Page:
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I hear this question often:  the other parent is keeping me from my child, what can I do about it?

The short answer is … it depends!  It depends on whe...

Keeping Your Child From The Other Parent Could Cost You Custody!

October 25, 2019

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Do I have any custody rights to my ex-girlfriend’s child I’ve raised for years?

May 13, 2018

 

Yes you may!  In NJ, biological parents have supreme custody rights over all others, including grandparents and siblings.  NJ custody statute permits the Court to award custody to a non-parent over a biological parent if the non-parent can demonstrate “parental unfitness, gross misconduct, abandonment or ‘exceptional circumstances.  One instance of an exceptional circumstance is what Courts refer to as a “psychological parent.”  A psychological parent is someone who is not a biological parent to a child but who has acted and treated the child as if they were a biological parent.

 

Do I qualify as a “psychological parent”?

This issue arises most often in situations where one of the child’s biological parents are not involved in their lives and a step-parent (or longtime companion of the involved biological parent) wants to get custody upon a break-up.  Simply because you were in a relationship with the child’s biological parent does not automatically qualify you to be considered a “psychological parent.”  The Court considers 4 factors to determine if you qualify:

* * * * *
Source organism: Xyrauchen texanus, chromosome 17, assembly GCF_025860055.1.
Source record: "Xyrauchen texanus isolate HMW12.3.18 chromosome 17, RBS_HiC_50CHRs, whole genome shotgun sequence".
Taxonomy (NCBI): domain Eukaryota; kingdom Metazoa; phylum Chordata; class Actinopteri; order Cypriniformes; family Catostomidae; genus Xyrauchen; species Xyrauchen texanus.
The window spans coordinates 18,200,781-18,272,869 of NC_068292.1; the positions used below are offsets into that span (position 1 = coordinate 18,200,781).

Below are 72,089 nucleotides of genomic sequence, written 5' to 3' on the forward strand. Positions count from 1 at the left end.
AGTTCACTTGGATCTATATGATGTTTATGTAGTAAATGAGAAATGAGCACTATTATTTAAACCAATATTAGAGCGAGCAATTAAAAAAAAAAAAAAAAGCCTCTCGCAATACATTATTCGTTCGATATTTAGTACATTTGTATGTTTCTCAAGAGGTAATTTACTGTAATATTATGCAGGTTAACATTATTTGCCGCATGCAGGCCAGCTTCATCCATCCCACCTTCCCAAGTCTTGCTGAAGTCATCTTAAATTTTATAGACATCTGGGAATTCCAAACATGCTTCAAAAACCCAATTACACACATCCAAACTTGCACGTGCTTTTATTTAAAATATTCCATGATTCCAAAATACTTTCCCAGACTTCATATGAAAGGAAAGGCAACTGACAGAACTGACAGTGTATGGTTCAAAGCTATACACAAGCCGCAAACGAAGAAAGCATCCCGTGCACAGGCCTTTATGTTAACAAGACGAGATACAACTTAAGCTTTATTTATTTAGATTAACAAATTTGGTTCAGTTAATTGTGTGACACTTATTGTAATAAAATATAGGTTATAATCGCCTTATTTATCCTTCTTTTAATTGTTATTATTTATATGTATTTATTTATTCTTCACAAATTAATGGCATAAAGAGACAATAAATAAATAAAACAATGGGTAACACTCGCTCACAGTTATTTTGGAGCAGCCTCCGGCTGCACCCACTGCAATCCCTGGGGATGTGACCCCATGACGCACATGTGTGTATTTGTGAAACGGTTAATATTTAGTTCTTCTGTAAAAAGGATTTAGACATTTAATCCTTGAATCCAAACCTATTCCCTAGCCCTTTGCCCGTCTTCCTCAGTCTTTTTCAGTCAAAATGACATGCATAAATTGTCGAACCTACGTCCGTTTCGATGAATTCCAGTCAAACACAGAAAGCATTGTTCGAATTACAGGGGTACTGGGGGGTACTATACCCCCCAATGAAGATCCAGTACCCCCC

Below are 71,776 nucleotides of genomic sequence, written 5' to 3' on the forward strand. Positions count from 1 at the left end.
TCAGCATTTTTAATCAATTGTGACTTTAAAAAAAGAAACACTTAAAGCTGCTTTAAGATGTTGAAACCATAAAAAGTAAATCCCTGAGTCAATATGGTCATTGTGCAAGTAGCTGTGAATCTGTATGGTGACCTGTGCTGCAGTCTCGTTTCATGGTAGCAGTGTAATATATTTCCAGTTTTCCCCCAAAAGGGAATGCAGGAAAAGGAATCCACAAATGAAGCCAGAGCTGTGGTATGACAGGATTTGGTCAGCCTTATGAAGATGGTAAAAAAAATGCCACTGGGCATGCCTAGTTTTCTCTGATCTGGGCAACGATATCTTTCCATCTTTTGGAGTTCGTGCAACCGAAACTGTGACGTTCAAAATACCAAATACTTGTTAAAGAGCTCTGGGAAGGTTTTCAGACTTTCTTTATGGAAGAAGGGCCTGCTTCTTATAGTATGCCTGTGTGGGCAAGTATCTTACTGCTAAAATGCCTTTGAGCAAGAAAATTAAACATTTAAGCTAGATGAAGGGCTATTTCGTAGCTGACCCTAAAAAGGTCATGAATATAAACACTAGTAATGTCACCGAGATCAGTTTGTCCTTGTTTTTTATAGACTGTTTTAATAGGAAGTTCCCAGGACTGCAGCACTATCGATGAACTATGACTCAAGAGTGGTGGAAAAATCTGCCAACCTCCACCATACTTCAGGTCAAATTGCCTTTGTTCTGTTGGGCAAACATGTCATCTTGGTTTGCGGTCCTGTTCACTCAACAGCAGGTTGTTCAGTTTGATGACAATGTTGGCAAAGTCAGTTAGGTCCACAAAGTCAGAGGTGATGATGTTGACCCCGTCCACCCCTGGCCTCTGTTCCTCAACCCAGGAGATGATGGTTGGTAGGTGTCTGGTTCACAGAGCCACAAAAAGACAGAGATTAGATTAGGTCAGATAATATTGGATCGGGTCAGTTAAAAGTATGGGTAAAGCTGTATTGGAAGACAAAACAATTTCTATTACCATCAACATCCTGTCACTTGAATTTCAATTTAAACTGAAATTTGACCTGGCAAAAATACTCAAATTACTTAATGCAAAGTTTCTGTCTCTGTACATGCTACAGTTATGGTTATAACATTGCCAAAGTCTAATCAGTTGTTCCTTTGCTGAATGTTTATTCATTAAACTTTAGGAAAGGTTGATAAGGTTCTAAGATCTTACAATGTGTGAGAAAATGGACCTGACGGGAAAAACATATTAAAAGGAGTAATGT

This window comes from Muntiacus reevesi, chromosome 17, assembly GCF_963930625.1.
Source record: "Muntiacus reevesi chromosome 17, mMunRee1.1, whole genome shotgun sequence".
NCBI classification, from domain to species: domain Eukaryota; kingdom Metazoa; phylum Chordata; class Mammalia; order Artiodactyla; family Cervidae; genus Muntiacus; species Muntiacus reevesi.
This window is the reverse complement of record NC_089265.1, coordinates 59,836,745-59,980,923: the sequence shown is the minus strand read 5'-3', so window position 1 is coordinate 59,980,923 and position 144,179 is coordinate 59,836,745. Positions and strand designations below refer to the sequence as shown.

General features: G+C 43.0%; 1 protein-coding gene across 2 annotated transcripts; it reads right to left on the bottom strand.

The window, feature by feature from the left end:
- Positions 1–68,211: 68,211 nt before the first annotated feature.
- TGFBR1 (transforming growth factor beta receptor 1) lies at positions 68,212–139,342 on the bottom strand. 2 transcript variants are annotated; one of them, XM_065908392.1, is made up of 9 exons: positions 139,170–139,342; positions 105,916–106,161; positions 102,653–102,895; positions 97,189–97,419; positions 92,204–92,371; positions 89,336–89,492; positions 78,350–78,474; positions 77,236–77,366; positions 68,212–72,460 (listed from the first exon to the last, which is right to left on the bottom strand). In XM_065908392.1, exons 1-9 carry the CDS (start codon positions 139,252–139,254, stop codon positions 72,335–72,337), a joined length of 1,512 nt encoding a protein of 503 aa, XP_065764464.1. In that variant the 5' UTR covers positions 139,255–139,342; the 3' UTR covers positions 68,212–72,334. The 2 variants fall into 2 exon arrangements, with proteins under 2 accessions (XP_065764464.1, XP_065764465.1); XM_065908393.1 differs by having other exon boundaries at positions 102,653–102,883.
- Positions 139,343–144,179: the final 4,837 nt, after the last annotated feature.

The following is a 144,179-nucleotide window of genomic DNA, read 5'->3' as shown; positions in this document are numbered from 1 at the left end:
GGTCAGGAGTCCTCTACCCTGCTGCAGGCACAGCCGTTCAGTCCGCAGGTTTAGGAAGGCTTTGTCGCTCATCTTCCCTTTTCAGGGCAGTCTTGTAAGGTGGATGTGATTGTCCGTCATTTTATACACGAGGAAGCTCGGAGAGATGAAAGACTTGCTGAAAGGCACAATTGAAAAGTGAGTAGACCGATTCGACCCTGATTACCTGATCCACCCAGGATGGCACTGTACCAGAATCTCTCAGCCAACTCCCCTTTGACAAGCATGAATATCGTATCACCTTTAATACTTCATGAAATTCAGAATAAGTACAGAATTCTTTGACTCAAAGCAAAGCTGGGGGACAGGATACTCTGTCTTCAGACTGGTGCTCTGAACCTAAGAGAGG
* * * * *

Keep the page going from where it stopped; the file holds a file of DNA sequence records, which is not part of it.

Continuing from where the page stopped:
Psychological Parent Factors

  1. Whether the biological parent consented to or foster the formation and establishment of a  parent-like relationship with the child.    Note:  It is extremely difficult to be considered a “psychological parent” if the biological parent whom you were in a relationship with does not consent.  It’s not impossible if the other factors weigh heavily in your favor but the consent of the biological parent goes a long way.

  2. Whether the in loco parentis parent and child lived together in the same home. 

  3. Whether the in loco parentis parent assumed the obligations of parenthood by taking responsibility of the child’s care, education and development, including contribution toward support.                      Note:  If you were simply dating the child’s parent but did not act or behave in a way essentially treating this child as your own, it is difficult to be considered a psychological parent. 

  4. Whether the in loco parentis parent has been a parental role for a length of time sufficient to have established a bonded, depended relationship with the child. 

 

Does “psychological parent” apply to extended family, like aunt, uncles, cousins, etc?

Yes it can if the above 4 factors are satisfied. 

 

 

 

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The contents of this blog entry are provided for informational purposes only.  You should consult with an attorney to determine how the law applies to the facts of your particular case.  Reading this blog entry does not create an attorney-client relationship with Kelly McGriff Law.

 

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